• The DMCA safe harbor provision is “a legislative compromise” that protects online service providers from liability and gives copyright holders an out-of-court process to remove infringing content, according to the University of North Carolina School of Law’s Amanda Reid. In an article published in Communication Law and Policy, Reid focuses on a third component to that compromise, the fair use doctrine, which permits limited use of copyrighted work without the copyright holder’s permission. Before ordering users to take down material for copyright infringement, service providers and copyright holders must consider fair use. Reid argues that service providers should also consider fair use before terminating users’ accounts for repeat infringement, because “terminating internet access can have a profound impact on individuals.”
  • Individuals “should be afforded the right to stop the unwanted broadcasting of their image on social media platforms,” Harvard Law School fellow Zahra Takhshid argues in an article published in the Buffalo Law Review. Takhshid notes that under U.S. copyright law, “an individual does not have a copyrightable claim toward her image taken in public.” Rather, the copyrightable claim may belong to the person who captured the image. Section 512, which only allows takedown notices from a rights holder or the rights holder’s authorized agent, consequently may not fully protect this privacy right. For people who do not have an ownership claim to a personal image or video recording that is widely broadcast against their will, Section 512 may leave them without a legal remedy. Takhshid therefore proposes that the U.S. adopt a “tort of unwanted broadcasting.”
  • Calls to abolish Section 512’s safe harbor in the music industry may result in serious consequences in copyright law, argue the University of Haifa’s Niva Elkin-Koren, Yifat Nahmias and Maayan Perel in a forthcoming Stanford Law and Policy Review article. Musicians, they suggest, have adopted a dangerous rhetoric of blaming safe harbor provisions for allegedly declining profits in the industry. But the industry’s unverified rhetoric clouds competent policy making, claim Elkin-Koren and her co-authors.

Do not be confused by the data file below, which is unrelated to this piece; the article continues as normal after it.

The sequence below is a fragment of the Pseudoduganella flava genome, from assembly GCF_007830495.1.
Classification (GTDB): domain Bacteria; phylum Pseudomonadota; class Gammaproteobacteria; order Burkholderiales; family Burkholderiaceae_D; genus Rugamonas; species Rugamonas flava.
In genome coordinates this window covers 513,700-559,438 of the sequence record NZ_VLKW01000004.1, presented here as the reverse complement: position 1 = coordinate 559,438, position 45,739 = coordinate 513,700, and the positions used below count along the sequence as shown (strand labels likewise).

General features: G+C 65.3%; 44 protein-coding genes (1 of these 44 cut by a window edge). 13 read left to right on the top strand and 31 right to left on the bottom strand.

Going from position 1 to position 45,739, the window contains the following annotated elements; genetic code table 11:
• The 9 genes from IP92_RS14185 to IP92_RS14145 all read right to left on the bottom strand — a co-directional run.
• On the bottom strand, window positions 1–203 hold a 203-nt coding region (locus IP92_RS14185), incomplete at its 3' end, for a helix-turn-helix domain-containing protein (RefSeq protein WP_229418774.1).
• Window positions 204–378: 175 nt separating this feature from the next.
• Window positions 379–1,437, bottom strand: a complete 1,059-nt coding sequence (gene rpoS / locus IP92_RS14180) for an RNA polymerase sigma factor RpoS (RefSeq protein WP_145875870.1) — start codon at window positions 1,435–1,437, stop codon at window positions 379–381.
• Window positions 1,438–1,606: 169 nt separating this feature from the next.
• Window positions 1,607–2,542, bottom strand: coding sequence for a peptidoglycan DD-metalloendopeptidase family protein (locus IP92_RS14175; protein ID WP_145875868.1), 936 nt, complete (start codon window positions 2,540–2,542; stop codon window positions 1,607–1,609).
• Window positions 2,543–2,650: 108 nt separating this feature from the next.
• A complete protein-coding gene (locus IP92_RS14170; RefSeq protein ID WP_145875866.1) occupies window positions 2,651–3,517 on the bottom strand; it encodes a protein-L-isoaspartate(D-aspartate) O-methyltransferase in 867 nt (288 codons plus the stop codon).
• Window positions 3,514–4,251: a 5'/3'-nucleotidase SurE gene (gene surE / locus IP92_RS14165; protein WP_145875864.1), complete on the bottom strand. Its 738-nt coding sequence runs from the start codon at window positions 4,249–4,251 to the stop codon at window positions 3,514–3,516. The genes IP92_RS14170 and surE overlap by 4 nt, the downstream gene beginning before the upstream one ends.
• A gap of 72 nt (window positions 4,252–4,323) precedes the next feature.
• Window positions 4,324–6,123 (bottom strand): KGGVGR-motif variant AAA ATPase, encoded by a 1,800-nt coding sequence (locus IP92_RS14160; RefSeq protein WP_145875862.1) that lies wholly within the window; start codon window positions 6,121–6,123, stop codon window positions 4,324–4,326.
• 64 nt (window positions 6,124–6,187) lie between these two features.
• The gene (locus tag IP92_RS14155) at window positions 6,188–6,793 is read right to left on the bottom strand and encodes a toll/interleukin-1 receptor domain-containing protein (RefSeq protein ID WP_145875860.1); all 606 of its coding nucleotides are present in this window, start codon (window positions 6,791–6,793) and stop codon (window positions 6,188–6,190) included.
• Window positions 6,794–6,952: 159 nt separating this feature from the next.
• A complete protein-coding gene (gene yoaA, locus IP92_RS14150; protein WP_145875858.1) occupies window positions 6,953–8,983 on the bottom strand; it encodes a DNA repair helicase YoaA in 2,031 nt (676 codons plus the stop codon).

• Under Section 512 of the DMCA, an OSP is eligible for safe harbor protection from liability in the absence of actual knowledge of infringement or awareness of relevant facts or circumstances. This reliance on “knowledge” is an inapt framework to determine liability, William and Mary Law School’s Laura A. Heymann argues in a recent Wake Forest Law Review article. It is “arguably impossible” to know factually whether certain material is infringing before it is adjudicated, she writes, such that a knowledge requirement becomes more akin to “a prediction of a legal status.” Section 512’s use of the word “knowledge” may therefore “lead courts, juries, and policy makers to overestimate the ability of service providers to identify and respond to problematic material on their platforms,” argues Heymann. One solution she proposes is to revise statutorily the doctrine so that liability is based on notice. This approach, Heymann notes, would generally extend the DMCA’s notice and takedown safe harbor provisions.
  • Legal online expression may be chilled by automated notices filed under Section 512 of the DMCA, Harvard Law School’s Jon Penney argues in a recent article in the Stanford Technology Law Review. Both infringement notices and content removal are run in part by automated processes, making “robots” and “machine algorithms” in practice the key decision-makers about potential copyright violations under the DMCA. Potentially infringing content targeted by automation is much more likely to be taken offline than content targeted by non-automated notices, claims Penney. “This is troubling because…legal content may very well be caught in these high volumes of automated notices and left offline,” he writes.

The Saturday Seminar is a weekly feature that aims to put into written form the kind of content that would be conveyed in a live seminar involving regulatory experts. Each week, The Regulatory Review publishes a brief overview of a selected regulatory topic and then distills recent research and scholarly writing on that topic.